The Louisiana Purchase Was Driven by a Slave Rebellion

By Erin Blakemore | History

Children in pens. The overwhelming stink of human waste. Auctions at which human bodies were prodded, compared, and purchased. It was all in a day’s work at the New Orleans, Louisiana slave market, the largest and most lucrative in the pre-Civil War United States. But if it weren’t for a slave rebellion, Louisiana wouldn’t be part of the United States at all.

The Louisiana Purchase was one of history’s greatest bargains, a chance for the United States to buy what promised to be one of France’s largest and wealthiest territories and eliminate a European threat in the process. But the purchase was also fueled by a slave revolt in Haiti—and tragically, it ended up expanding slavery in the United States.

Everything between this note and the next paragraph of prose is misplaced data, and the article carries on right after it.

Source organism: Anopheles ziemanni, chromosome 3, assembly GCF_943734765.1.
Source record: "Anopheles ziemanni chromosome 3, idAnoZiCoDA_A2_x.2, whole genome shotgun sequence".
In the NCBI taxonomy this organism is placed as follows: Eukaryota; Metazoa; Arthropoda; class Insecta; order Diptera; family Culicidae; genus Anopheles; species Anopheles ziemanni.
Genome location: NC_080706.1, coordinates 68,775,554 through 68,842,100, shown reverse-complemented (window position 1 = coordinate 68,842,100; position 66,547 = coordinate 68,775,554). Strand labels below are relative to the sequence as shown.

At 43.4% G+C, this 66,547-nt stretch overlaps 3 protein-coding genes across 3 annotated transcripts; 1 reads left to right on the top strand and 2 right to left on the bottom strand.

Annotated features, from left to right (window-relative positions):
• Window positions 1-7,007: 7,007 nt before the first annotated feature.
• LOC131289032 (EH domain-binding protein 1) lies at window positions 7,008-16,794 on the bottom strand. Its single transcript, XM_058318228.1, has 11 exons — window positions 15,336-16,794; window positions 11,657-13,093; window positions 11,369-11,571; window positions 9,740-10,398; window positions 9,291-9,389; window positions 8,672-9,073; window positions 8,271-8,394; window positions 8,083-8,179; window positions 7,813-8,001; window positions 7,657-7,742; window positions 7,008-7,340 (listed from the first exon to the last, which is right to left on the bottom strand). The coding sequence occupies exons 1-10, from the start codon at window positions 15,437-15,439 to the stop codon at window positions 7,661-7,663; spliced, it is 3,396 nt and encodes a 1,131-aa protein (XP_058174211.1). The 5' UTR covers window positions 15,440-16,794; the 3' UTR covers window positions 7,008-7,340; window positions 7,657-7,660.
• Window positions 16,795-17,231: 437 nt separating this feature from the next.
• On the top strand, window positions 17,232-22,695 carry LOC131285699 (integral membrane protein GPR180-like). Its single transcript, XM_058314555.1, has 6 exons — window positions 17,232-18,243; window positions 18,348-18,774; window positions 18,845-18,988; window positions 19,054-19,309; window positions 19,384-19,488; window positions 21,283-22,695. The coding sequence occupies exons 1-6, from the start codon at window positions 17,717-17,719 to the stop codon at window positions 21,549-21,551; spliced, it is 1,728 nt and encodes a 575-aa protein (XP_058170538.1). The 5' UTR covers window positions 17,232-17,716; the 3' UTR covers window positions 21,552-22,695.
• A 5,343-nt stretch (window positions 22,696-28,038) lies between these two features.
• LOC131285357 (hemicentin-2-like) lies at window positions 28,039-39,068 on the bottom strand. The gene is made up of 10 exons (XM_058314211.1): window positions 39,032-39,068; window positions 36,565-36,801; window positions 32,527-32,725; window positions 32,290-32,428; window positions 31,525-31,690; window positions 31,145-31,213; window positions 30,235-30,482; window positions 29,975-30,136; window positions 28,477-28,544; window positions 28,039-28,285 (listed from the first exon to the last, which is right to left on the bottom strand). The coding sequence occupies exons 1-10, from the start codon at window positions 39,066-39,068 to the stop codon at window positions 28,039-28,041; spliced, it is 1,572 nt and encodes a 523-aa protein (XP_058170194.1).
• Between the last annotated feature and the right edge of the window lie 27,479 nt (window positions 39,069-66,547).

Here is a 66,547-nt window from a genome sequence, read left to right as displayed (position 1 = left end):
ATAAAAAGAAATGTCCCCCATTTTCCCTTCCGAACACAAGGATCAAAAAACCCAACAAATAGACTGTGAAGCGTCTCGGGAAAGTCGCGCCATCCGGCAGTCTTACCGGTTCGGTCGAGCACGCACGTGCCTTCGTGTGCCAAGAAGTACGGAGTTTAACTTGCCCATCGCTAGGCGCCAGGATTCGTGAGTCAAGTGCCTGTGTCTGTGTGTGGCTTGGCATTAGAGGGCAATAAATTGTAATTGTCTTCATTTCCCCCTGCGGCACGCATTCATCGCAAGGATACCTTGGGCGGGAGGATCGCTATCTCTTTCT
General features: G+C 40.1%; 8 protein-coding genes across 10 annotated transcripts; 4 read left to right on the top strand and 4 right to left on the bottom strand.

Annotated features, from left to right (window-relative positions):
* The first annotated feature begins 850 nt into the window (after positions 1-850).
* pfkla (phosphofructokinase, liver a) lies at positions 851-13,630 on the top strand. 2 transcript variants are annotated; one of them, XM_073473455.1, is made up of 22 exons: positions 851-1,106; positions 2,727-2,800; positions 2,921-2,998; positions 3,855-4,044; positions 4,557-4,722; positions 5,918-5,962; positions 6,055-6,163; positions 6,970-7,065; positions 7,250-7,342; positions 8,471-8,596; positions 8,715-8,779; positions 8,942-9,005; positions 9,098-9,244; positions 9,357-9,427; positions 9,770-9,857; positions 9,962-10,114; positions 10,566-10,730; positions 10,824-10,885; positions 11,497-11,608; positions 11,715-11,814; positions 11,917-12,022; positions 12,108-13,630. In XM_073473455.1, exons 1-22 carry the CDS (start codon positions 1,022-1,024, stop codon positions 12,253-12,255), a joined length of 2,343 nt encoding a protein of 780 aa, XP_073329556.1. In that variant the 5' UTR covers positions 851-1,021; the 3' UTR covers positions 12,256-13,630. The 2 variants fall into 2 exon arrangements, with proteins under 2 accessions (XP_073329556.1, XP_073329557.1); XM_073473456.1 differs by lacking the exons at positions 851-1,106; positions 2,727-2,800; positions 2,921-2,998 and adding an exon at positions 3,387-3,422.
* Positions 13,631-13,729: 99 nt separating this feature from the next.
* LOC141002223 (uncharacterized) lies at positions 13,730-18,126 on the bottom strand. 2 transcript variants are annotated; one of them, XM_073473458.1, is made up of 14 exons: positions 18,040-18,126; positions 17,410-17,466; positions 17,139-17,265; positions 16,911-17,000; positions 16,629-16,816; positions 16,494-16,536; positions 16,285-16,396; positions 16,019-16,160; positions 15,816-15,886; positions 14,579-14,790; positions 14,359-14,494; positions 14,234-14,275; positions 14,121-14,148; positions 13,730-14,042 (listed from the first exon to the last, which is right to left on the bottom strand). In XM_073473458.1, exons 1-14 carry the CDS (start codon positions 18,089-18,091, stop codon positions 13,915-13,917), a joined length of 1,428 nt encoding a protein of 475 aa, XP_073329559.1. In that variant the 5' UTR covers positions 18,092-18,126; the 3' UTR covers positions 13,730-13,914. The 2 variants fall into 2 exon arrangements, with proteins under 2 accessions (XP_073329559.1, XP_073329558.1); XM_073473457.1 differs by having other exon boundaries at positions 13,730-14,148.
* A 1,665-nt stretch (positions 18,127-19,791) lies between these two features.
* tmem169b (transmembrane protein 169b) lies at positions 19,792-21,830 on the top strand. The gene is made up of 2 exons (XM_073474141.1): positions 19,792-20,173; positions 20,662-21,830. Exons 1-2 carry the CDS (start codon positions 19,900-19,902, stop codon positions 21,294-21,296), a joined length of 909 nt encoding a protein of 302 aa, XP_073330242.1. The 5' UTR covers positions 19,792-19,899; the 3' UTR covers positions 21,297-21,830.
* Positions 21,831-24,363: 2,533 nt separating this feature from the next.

It would have seemed unthinkable for France to cede any of its colonial territory before 1791. The superpower had built a vast network of colonies in the Americas, capitalizing on European tastes for coffee, indigo and other commodities. None of these held a candle, though, to sugar, which dominated French colonial holdings. And St. Domingue, which is now known as Haiti, was one of the great sugar capitals of the world. A full 40 percent of Britain and France’s sugar, and 60 percent of its coffee, was produced in Haiti, and the lucrative market lent itself to a particularly brutal slave trade.

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